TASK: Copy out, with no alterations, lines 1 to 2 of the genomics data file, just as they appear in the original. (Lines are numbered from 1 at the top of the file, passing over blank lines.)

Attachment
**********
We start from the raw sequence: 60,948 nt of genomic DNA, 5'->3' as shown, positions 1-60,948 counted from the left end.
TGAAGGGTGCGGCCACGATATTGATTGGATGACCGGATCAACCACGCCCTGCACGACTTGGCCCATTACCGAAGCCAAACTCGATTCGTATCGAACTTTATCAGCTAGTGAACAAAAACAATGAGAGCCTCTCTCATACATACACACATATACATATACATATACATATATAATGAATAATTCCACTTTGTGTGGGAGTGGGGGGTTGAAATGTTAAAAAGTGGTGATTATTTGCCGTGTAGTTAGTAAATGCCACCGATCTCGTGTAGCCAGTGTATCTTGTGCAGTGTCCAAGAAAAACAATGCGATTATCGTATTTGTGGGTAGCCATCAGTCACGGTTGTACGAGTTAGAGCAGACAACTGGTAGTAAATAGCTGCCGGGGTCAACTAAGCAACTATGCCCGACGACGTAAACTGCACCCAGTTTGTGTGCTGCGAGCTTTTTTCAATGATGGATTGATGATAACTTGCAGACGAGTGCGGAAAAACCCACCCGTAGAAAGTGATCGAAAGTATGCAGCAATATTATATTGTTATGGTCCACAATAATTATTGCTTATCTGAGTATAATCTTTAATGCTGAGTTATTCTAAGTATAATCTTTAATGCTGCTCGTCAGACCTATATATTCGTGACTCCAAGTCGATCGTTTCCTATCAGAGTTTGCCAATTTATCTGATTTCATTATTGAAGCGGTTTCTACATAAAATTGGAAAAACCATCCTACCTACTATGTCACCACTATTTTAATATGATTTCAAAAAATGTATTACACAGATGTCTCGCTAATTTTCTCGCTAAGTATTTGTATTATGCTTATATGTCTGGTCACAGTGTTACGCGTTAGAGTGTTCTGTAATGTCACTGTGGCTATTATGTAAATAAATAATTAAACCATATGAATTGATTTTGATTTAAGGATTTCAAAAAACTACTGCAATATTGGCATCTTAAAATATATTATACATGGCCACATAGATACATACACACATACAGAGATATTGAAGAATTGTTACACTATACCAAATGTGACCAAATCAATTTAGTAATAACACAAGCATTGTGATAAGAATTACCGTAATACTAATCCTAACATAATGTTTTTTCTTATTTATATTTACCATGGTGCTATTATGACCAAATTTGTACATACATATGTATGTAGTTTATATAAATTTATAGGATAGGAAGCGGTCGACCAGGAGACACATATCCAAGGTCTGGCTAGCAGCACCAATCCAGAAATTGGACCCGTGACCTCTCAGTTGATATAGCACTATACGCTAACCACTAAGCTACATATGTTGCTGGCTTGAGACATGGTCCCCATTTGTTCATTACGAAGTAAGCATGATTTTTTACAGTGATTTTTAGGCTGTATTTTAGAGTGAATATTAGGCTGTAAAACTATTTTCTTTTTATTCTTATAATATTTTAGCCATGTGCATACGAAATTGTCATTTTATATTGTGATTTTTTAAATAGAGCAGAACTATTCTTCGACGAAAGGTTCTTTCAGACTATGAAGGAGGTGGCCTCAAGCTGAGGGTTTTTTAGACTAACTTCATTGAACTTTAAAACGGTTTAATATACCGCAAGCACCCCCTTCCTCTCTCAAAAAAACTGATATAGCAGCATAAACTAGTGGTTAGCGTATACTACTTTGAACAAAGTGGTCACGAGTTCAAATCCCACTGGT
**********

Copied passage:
We start from the raw sequence: 60,948 nt of genomic DNA, 5'->3' as shown, positions 1-60,948 counted from the left end.
TGAAGGGTGCGGCCACGATATTGATTGGATGACCGGATCAACCACGCCCTGCACGACTTGGCCCATTACCGAAGCCAAACTCGATTCGTATCGAACTTTATCAGCTAGTGAACAAAAACAATGAGAGCCTCTCTCATACATACACACATATACATATACATATACATATATAATGAATAATTCCACTTTGTGTGGGAGTGGGGGGTTGAAATGTTAAAAAGTGGTGATTATTTGCCGTGTAGTTAGTAAATGCCACCGATCTCGTGTAGCCAGTGTATCTTGTGCAGTGTCCAAGAAAAACAATGCGATTATCGTATTTGTGGGTAGCCATCAGTCACGGTTGTACGAGTTAGAGCAGACAACTGGTAGTAAATAGCTGCCGGGGTCAACTAAGCAACTATGCCCGACGACGTAAACTGCACCCAGTTTGTGTGCTGCGAGCTTTTTTCAATGATGGATTGATGATAACTTGCAGACGAGTGCGGAAAAACCCACCCGTAGAAAGTGATCGAAAGTATGCAGCAATATTATATTGTTATGGTCCACAATAATTATTGCTTATCTGAGTATAATCTTTAATGCTGAGTTATTCTAAGTATAATCTTTAATGCTGCTCGTCAGACCTATATATTCGTGACTCCAAGTCGATCGTTTCCTATCAGAGTTTGCCAATTTATCTGATTTCATTATTGAAGCGGTTTCTACATAAAATTGGAAAAACCATCCTACCTACTATGTCACCACTATTTTAATATGATTTCAAAAAATGTATTACACAGATGTCTCGCTAATTTTCTCGCTAAGTATTTGTATTATGCTTATATGTCTGGTCACAGTGTTACGCGTTAGAGTGTTCTGTAATGTCACTGTGGCTATTATGTAAATAAATAATTAAACCATATGAATTGATTTTGATTTAAGGATTTCAAAAAACTACTGCAATATTGGCATCTTAAAATATATTATACATGGCCACATAGATACATACACACATACAGAGATATTGAAGAATTGTTACACTATACCAAATGTGACCAAATCAATTTAGTAATAACACAAGCATTGTGATAAGAATTACCGTAATACTAATCCTAACATAATGTTTTTTCTTATTTATATTTACCATGGTGCTATTATGACCAAATTTGTACATACATATGTATGTAGTTTATATAAATTTATAGGATAGGAAGCGGTCGACCAGGAGACACATATCCAAGGTCTGGCTAGCAGCACCAATCCAGAAATTGGACCCGTGACCTCTCAGTTGATATAGCACTATACGCTAACCACTAAGCTACATATGTTGCTGGCTTGAGACATGGTCCCCATTTGTTCATTACGAAGTAAGCATGATTTTTTACAGTGATTTTTAGGCTGTATTTTAGAGTGAATATTAGGCTGTAAAACTATTTTCTTTTTATTCTTATAATATTTTAGCCATGTGCATACGAAATTGTCATTTTATATTGTGATTTTTTAAATAGAGCAGAACTATTCTTCGACGAAAGGTTCTTTCAGACTATGAAGGAGGTGGCCTCAAGCTGAGGGTTTTTTAGACTAACTTCATTGAACTTTAAAACGGTTTAATATACCGCAAGCACCCCCTTCCTCTCTCAAAAAAACTGATATAGCAGCATAAACTAGTGGTTAGCGTATACTACTTTGAACAAAGTGGTCACGAGTTCAAATCCCACTGGT